• zman3zman3 Posts: 857
    That's the problem with noises. They are difficult to describe over the internet. With mine it was a high frequency rattle/vibration, but it definitely had a metallic sound to it. If yours does not sound like metal, it may very well be something else.
  • xwesxxwesx Fairbanks, AlaskaPosts: 12,762
    Oh, right... I was making the same assumptions - the heat shield sounds with which I have dealt were similar, I would say, as to the way zman3 described them.
    2014 Audi Q7 TDI, 2008 and 2013 Subaru Forester(s), 1969 Chevrolet C20 Pickup, 1969 Ford Econoline 100, 1976 Ford F250 Pickup
  • tkanictkanic Posts: 78
    I had a interesting experience today, I sometimes slow down via downshifting (automatic w/ 'sports shift). Sometimes I shift too soon, and get the beep-beep-beep sound which basically means I am going too fast to get into the gear I requested and denies my request. All well and good, though I am now dependant on this beep-beep-beep as a safety.

    On today I was slowing down and shifted into 1st, all of a sudden I hear the wheels skidding and the 'roo slows down abruptly. I downshifted into 1st too soon, and my 'roo let me :confuse:

    Then looking at it and some more playing with the 'manumatic' mode, it seemed it gave a OK to downshift into 1st at about 32 mph, when is was suppose to be at about 23 mph.

    I hope that was just a blip, but could it indicate a computer problem, or another problem. Does it sound like I caused any damage in this shift? I haven't drove it since then and hope it will be all better on the next restart.
  • A really smart way of driving!
    If this was manual tranny, the car would be toast!
  • mozziemozzie Posts: 4
    Thanks for the suggestions. I'm going to be taking it to the shop this week. My battery light is now coming on again and I just had the battery & alternator installed over Memorial Day! Any ideas what could be causing me to lose all this power?
  • tkanictkanic Posts: 78
    >>>A really smart way of driving!
    If this was manual tranny, the car would be toast!<<<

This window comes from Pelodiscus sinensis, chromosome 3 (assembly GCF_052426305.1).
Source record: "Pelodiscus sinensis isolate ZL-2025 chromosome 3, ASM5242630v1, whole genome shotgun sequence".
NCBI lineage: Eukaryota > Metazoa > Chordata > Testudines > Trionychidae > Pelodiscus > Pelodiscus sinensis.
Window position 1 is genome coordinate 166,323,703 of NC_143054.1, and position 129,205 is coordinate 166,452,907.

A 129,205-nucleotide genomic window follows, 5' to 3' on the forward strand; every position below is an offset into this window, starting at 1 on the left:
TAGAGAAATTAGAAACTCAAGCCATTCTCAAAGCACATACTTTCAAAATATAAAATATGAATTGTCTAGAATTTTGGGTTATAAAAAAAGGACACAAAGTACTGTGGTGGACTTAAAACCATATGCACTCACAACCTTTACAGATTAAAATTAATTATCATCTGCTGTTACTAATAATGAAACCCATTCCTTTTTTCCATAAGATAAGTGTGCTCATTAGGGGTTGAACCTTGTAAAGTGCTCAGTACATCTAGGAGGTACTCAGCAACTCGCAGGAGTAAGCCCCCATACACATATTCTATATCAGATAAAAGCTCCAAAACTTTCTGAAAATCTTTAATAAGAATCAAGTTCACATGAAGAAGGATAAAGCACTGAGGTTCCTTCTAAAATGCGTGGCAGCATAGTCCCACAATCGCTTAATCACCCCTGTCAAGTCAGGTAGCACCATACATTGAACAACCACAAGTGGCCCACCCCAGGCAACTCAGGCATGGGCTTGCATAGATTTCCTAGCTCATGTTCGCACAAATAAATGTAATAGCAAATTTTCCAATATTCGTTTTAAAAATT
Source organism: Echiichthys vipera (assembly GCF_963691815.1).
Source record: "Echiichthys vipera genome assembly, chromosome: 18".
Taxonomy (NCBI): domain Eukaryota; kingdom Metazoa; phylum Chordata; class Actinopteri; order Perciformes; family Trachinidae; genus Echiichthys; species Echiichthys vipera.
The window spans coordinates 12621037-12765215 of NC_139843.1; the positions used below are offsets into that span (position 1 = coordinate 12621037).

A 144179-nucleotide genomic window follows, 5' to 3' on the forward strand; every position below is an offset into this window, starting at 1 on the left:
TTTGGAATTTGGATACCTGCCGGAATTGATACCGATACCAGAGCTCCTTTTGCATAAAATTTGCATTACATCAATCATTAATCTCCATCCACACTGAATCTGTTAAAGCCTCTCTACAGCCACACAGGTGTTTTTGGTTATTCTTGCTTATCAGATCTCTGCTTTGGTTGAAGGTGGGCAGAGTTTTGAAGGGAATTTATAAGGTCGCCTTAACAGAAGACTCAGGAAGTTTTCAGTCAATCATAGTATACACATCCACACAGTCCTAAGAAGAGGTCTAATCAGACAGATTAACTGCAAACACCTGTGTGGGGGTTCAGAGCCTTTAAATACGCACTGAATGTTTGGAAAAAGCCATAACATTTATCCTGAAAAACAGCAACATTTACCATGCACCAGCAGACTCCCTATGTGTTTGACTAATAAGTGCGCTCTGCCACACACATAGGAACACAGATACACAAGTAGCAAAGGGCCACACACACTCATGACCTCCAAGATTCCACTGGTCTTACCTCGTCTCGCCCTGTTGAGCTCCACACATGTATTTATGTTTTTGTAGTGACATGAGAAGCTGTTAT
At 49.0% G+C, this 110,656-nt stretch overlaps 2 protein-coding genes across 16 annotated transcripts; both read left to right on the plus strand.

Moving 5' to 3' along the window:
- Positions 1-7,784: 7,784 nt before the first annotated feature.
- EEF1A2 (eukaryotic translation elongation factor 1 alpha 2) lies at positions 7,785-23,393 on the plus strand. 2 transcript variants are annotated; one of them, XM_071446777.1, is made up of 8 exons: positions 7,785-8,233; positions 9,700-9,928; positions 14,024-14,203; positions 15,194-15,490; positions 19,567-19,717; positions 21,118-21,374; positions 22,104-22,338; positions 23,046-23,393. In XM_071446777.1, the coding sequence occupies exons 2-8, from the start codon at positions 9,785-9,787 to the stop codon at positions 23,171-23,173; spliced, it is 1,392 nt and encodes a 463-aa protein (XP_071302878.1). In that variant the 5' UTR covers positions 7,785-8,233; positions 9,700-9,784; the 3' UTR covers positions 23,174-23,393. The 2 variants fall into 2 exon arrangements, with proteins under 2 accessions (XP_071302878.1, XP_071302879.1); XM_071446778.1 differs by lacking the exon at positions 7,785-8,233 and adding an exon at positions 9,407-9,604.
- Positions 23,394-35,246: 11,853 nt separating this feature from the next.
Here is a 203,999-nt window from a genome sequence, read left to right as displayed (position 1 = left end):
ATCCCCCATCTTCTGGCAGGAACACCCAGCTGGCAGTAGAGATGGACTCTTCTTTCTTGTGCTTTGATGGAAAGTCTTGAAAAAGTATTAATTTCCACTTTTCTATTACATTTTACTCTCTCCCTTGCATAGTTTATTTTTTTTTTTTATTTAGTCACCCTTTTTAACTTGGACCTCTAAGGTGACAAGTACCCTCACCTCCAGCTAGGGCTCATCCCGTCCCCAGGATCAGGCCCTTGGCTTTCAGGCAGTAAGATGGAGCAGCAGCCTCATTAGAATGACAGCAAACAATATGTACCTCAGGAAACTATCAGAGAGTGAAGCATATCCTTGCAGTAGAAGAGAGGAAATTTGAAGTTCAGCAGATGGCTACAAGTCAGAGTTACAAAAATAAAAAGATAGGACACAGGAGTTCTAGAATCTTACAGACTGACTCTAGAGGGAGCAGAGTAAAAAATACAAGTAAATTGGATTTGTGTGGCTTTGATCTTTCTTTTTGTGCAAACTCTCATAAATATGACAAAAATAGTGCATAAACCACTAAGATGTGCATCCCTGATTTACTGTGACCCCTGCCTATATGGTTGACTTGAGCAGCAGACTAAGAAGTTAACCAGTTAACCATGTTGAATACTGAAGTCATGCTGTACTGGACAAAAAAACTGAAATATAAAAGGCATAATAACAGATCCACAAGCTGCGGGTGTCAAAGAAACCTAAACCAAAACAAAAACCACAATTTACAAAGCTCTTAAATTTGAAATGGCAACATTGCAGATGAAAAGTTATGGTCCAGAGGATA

Though I agree with what you say, if a manual tranny locked you out from this also I can see more people doing this.

    But a clarification - it appears like I didn't exceed the speed, but downshifting into 1st over about 23 mpg caused a very abrupt downshift, but it is within the rpm's allowed.
  • rhonda10rhonda10 Posts: 21
    I have been reading the replies to your question and I keep wondering why my posted question [Unusual Sound at High Speed in 2004 Subaru Outback Wagon] has not been addressed beings it is so similar to your problem. I see that someone replied that it may be your heatshield. Well, I would be curious beings my dealer thought the same thing and after adjusting and replacing a broken exhaust bracket, the vehicle still continues to rattle between the speed of 70-75 upon acceleration. My husband thinks it could be the speedometer cable getting stuck at the 70-75 point. The dealer has not seemed to excited about this theory. Although I love Subaru's as this is my second one, I am beginning not to love the dealership mechanics and/or Subaru of America. Any replies are appreciated. Thank you.
  • goosegoggoosegog Posts: 206
    I had a loose heat shield on my 2000 OB about 3 years ago, and now it's loose again (or another one). Both times it manifested itself by a metallic buzzing at about 2800 rpm (in my case). So I hear it in every gear at the same engine speed, but not at the same road speed. If your's is loose and rattling at 70-75 mph, I think you would also hear it at the equivalent engine rpm in the other gears.

    Of course 75 mph is 120 kph in Canada and illegal anywhere near where I live :cry:
  • rhonda10rhonda10 Posts: 21
    Thank you for your reply. I actually spoke with the dealer this morning and they are now suspecting my exhaust and have ordered a new one. At this point they have checked and adjusted my heatshield and replaced a broken bracket on my exhaust and are essentially picking at straws because the noise is so baffling.
    Although our general posted speed limit in So. California is 65, if you are going any slower than 70, you run the risk of getting ran over. The CHP usually allow you those extra 5 mph. There are also other areas in So. Cal. with open highway that the posted speed is 70 mph.
  • xwesxxwesx Fairbanks, AlaskaPosts: 12,762
    Hahahah... I hear you! When I drove my 1969 Chevy pickup from Alaska down to Oregon, over to Pennsylvania, and back up in 1999 the only place I did not feel like I was poking along was Canada! I pretty much set it at 65 and just let it purr. Everything passed me in Montana and Wyoming!
    2014 Audi Q7 TDI, 2008 and 2013 Subaru Forester(s), 1969 Chevrolet C20 Pickup, 1969 Ford Econoline 100, 1976 Ford F250 Pickup
  • rangnerrangner Posts: 336
    Hello all! I have a 2000 outback wagon with 81k on it now. I think my engine is pinging when I go up a slight grade from 1 to 2k rpm. I use only top tier 87 octane gas, it's up to date on maintenance. I tried using midgrade, but it still pings. There are no warning lights on (CEL's). Would a scanner detect what is wrong even if no warning lights are illuminated? Thoughts? Thanks Eric